Influence of Bhagavad Gita
The Bhagavad Gita has been highly praised numerous times not only by Indians but also people like Aldous Huxley Henry David Thoreau, J. Robert Oppenheimer, Ralph Waldo Emerson, Carl Jung, Bulent Ecevit, Hermann Hesse, Heinrich Himmler and others. The main source of the doctrine of Karma Yoga is obviously Bhagavad Gita. Albert Schweitzer found in Gita "a profound influence on the spirit of mankind by its devotion to God which is manifested by actions."
- Mohandas Karamchand Gandhi
The Bhagavad Gita's emphasis on selfless service was a prime source of inspiration for Mohandas Karamchand Gandhi. Gandhi told-"When doubts haunt me, when disappointments stare me in the face, and I see not one ray of hope on the horizon, I turn to Bhagavad-Gita and find a verse to comfort me; and I immediately begin to smile in the midst of overwhelming sorrow. Those who meditate on the Gita will derive fresh joy and new meanings from it every day".
- Sri Aurobindo
According to Sri Aurobindo, the "Bhagavad-Gita is a true scripture of the human race a living creation rather than a book, with a new message for every age and a new meaning for every civilization."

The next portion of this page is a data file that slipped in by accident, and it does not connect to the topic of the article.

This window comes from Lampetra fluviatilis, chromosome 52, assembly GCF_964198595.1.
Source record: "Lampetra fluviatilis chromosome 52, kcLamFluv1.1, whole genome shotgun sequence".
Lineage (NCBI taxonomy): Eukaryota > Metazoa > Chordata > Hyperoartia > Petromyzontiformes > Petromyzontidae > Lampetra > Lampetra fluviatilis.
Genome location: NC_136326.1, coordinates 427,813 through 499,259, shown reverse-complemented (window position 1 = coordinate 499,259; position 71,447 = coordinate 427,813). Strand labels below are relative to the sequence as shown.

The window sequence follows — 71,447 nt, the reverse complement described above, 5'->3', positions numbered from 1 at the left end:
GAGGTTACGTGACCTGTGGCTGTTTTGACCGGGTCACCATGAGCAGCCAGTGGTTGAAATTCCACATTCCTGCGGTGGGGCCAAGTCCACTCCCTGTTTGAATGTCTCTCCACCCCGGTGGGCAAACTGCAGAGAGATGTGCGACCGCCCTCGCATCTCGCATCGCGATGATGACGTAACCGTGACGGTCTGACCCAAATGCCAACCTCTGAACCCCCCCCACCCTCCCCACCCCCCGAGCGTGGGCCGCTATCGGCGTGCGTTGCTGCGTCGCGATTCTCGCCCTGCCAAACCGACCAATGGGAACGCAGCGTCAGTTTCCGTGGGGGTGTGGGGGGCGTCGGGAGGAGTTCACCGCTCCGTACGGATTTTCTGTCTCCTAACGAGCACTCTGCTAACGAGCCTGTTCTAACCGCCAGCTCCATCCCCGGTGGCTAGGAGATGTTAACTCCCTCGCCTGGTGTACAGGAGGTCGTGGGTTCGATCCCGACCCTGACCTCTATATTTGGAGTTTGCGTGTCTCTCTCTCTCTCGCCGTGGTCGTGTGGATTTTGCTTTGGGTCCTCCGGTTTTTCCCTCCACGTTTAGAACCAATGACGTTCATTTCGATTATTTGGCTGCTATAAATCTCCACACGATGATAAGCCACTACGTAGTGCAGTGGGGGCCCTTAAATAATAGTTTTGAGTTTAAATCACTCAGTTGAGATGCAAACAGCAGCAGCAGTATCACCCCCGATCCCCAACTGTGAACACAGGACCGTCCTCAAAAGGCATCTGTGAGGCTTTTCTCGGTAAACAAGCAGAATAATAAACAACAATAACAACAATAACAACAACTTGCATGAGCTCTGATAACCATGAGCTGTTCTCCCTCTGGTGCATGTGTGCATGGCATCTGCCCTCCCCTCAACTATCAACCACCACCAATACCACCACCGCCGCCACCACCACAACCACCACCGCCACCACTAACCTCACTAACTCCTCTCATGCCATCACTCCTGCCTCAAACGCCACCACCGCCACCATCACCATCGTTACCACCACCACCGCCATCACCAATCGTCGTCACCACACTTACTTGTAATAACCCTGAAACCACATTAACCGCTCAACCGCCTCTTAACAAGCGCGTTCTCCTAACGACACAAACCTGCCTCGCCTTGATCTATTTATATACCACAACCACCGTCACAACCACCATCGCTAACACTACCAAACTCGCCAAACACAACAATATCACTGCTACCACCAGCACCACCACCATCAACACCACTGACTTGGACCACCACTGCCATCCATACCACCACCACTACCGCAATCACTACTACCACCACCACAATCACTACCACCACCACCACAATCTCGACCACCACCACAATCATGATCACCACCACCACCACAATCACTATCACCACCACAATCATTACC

- Swami Vivekananda
Swami Vivekananda evinced much interest in Bhagavad Gita. It is said, Bhagavad Gita was one of his two most favourite books (another one was The Imitation of Christ). In 1888-1893 when Vivekananda was travelling all over India as a wandering monk, he kept only two books with him — Gita and Imitation of Christ.
- Aldous Huxley
Aldous Huxley, the English writer found Gita "the most systematic statement of spiritual evolution of endowing value to mankind.", He also felt, Gita is "one of the most clear and comprehensive summaries of perennial philosophy ever revealed; hence its enduring value is subject not only to India but to all of humanity."
- Jawaharlal Nehru
Jawaharlal Nehru, the first prime minister of India found that "The Bhagavad Gita deals essentially with the spiritual foundation of human existence. It is a call of action to meet the obligations and duties of life; yet keeping in view the spiritual nature and grander purpose of the universe."
- J. Robert Oppenheimer